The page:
Becky Suss at 24th Street. Jack Shainman Gallery

Greenwood Place will be on view May 12 through June 18, 2022






Jack Shainman Gallery is pleased to present Greenwood Place, a solo exhibition of new work by Becky Suss

In the early days of the COVID-19 pandemic, Suss moved her studio to her childhood home—still occupied by her parents—for support with her own toddler. Creating work in this space collapsed the divide between her domestic and professional life, as well as past and present. The result is a new series of large paintings depicting Suss’s childhood bedroom as recalled from different eras of her life, alongside intimate, smaller paintings of books and mirrors. Together, they explore the mutability of memory and the ways it is held in physical spaces using the artist’s characteristically detailed and hyper flattened style. They also delve into the worlds children create that become the foundations for their adult selves. These can be bedrooms, lockers, or forts in the woods, but they all encapsulate the human impulse to create a space of one’s own.

Mining the creative potential born from both spatial and conceptual limits, Suss’s excavation of her younger self’s bedroom expands the themes of domesticity, interiority, and memory in her practice. A girl’s bedroom transforms with age while remaining a backdrop for exploration and growth. Easy to dismiss, like so many other feminized, domiciliary spaces, it is a crucial zone of identity formation and decision making. It is a social space, and the site of an at times fraught collaboration between parents and their offspring, preparing the child to negotiate boundaries and compromise. When the child no longer occupies the home, it becomes a barometer of sentimentality. Do the parents keep the bedroom as a shrine to the past, or convert it immediately into a gym or office? These decisions reveal the significance of the change versus nostalgia dichotomy for all of us, a theme that Suss continually returns to.  

Suss presents historical and personal details throughout her paintings like clues, rewarding close attention. Keepsakes on a corkboard, small tokens arranged on a closet shelf, a Book It! sticker, or a boombox in 8 Greenwood Place (1988-93) evoke a certain time and place. These same elements can be found across other works—a sticker migrates to a windowpane, or the wallpaper pattern inside the closet repeats elsewhere, allowing us to trace the objects through time. These are the concrete touchstones found within worlds of self-formation.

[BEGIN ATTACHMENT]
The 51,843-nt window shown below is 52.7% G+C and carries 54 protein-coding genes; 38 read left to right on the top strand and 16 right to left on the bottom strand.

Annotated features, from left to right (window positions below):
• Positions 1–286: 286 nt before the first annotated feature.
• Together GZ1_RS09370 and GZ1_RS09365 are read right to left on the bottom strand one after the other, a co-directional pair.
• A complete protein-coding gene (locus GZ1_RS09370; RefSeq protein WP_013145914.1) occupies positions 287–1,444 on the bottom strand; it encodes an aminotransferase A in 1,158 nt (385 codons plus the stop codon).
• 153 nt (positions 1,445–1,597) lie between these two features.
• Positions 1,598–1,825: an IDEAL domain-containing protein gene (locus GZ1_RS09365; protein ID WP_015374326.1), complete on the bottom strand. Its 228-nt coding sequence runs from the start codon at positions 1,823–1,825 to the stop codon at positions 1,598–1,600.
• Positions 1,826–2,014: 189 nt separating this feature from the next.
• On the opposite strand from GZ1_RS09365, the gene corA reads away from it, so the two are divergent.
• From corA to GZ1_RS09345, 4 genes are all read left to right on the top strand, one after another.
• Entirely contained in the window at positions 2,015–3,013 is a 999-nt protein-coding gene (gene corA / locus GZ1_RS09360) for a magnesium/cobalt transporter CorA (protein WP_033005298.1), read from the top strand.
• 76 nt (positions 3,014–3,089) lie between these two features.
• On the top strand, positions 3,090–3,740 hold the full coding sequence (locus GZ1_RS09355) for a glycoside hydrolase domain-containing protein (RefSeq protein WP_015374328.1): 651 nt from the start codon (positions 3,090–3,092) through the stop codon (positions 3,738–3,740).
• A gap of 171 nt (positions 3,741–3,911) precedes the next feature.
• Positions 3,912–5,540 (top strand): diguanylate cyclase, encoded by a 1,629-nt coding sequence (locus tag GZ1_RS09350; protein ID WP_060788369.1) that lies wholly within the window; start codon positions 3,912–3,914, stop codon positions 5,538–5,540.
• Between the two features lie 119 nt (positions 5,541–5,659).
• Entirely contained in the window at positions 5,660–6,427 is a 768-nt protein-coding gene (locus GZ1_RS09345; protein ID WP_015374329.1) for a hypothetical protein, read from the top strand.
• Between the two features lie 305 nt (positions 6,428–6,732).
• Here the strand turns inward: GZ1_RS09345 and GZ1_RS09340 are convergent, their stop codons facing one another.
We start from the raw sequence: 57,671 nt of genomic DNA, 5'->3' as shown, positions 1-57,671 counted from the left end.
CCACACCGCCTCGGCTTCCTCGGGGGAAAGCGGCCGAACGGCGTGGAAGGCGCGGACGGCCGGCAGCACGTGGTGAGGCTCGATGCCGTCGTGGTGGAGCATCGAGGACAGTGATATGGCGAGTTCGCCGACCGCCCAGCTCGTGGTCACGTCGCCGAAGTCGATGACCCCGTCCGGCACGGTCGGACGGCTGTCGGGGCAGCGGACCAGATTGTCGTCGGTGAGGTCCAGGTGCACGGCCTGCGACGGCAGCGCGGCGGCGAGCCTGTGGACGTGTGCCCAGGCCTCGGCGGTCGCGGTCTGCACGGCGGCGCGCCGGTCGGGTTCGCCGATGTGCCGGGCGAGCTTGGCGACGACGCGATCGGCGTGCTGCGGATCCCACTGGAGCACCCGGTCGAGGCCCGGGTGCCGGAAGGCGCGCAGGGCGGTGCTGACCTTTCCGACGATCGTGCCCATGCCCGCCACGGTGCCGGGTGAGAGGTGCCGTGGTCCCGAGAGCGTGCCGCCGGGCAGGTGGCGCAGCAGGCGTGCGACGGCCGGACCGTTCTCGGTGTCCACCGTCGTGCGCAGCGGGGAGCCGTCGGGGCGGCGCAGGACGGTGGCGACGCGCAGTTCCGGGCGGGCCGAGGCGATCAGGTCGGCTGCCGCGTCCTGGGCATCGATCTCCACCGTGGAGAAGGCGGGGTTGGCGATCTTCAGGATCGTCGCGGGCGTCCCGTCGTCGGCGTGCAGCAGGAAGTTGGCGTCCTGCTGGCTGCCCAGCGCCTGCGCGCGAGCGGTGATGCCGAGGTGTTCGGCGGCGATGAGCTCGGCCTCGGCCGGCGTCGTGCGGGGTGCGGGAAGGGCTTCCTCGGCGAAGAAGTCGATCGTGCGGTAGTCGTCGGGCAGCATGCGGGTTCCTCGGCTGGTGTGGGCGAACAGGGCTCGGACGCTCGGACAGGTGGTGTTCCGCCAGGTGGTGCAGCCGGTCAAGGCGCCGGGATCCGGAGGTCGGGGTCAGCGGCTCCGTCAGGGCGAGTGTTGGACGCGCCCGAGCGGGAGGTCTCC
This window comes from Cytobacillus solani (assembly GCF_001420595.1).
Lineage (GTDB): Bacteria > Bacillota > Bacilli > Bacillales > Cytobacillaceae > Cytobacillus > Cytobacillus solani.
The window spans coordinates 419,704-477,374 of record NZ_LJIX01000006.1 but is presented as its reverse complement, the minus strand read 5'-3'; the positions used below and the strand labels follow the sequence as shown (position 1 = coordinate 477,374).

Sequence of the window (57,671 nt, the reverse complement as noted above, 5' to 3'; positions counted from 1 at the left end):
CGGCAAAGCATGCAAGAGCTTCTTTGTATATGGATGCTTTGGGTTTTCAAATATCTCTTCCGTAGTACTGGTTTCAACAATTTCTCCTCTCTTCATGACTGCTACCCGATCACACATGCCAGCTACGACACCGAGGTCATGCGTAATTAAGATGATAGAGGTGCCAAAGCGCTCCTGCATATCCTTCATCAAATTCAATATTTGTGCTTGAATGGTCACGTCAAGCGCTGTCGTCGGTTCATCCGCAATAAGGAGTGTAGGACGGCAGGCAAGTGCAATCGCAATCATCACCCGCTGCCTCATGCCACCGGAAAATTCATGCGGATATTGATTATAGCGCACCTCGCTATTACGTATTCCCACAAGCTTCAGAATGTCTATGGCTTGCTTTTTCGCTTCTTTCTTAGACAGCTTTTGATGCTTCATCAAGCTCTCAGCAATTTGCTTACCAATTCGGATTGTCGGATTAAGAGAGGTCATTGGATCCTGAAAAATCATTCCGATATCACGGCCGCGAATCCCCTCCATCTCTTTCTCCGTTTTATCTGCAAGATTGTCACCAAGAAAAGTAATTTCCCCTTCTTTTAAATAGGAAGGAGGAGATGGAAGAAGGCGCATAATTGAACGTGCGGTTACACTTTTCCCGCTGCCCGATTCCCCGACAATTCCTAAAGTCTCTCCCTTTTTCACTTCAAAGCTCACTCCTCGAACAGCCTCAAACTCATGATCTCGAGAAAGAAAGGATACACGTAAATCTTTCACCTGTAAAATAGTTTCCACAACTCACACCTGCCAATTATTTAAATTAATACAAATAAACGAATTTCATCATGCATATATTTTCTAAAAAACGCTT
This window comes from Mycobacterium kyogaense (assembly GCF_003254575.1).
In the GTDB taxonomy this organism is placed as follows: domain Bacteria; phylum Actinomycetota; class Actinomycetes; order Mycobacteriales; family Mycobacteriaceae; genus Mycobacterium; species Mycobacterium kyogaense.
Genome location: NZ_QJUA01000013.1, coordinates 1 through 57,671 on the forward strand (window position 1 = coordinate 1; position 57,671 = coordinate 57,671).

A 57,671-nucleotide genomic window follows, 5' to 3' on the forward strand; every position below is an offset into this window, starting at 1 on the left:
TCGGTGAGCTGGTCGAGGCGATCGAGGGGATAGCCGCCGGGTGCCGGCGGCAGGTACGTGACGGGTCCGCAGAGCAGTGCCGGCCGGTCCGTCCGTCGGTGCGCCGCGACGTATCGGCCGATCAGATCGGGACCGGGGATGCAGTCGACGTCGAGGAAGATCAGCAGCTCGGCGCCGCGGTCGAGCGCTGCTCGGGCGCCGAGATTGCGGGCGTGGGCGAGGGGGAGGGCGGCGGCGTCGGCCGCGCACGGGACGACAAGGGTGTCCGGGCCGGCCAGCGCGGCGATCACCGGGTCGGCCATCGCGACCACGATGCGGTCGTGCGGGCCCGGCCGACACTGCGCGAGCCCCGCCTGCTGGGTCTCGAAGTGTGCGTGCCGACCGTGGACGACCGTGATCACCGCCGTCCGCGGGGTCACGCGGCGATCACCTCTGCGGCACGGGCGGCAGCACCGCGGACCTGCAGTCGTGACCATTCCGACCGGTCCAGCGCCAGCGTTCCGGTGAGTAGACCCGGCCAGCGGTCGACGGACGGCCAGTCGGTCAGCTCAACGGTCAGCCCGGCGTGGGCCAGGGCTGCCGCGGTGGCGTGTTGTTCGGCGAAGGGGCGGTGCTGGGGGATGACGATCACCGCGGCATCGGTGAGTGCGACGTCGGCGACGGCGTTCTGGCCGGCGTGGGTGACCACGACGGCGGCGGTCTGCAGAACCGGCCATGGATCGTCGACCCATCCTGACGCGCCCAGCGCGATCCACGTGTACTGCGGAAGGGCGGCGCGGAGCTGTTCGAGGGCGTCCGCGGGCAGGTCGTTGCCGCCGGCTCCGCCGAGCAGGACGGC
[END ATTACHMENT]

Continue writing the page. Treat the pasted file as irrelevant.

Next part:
Suss also considers the ways in which imaginary worlds can be grounded in actual spaces and objects, particularly as they veer into fantasies that oftentimes feel just as tangible to the reality of their young inhabitants. Gaps in memory may be filled with references to fiction, much in the way that the stories we read are absorbed into our psyches and create the people we are. Recalling a recent series by the artist centered on children’s literature, Suss continues to investigate this theme in 8 Greenwood Place (1985-88) by revealing an interior from a different children’s book in each window of a dollhouse.

In looking glass house #1, Suss explores perspective and scale in intimate paintings that use reflection and inversion to depict multiple, opposite views at once, ultimately fragmenting the picture plane and disturbing our sense of space. The title is a reference to Through the Looking-Glass by Lewis Carroll, in which the protagonist Alice climbs through a mirror’s reflection to enter the fantastical, illogical world beyond. With these portals, Suss provides access to intangible, psychological dimensions that are ever shifting, as well as the universal strangeness of childhood.

In this way, the series explores the tensions between historical accuracy and the imagined or fictional. Interested in the theory of memory reconsolidation, Suss has deliberately mined her own past, and in doing so, fundamentally altered her memories with each revisitation, imagined detail, or narrative. As she describes in a recent conversation with Helen Molesworth, “You can’t separate the original ‘truth’ from the departures from the original event. They all become one thing… That has become a huge part of my work, to think about legitimizing the discrepancy in memory… this memory, that memory, and every omission and change—they’re all equal and they tell us about who we are.”

Becky Suss was born in 1980 in Philadelphia, Pennsylvania, where she currently lives and works. She was recently awarded the prestigious Pew Fellowship in 2020 by the Pew Center for Arts & Heritage. A comprehensive monograph on her practice is being released in partnership with Skira Publishing later this summer with essays by Michelle Millar Fisher, Peter L’Official, and a converation with Helen Molesworth. Upcoming solo exhibitions include a survey at the Contemporary Dayton in Ohio in January 2023, followed by an exhibition of new work at the ICA at the University of Tennessee, Chattanooga in 2024. 

Concurrently on view at our 513 West 20th Street space is Plus, a solo exhibition of work by Geoffrey Chadsey. Upcoming exhibitions include Yoan Capote at our West 20th Street and West 24th Street locations, and a group exhibition at The School in Kinderhook, New York, on view through Fall 2022.

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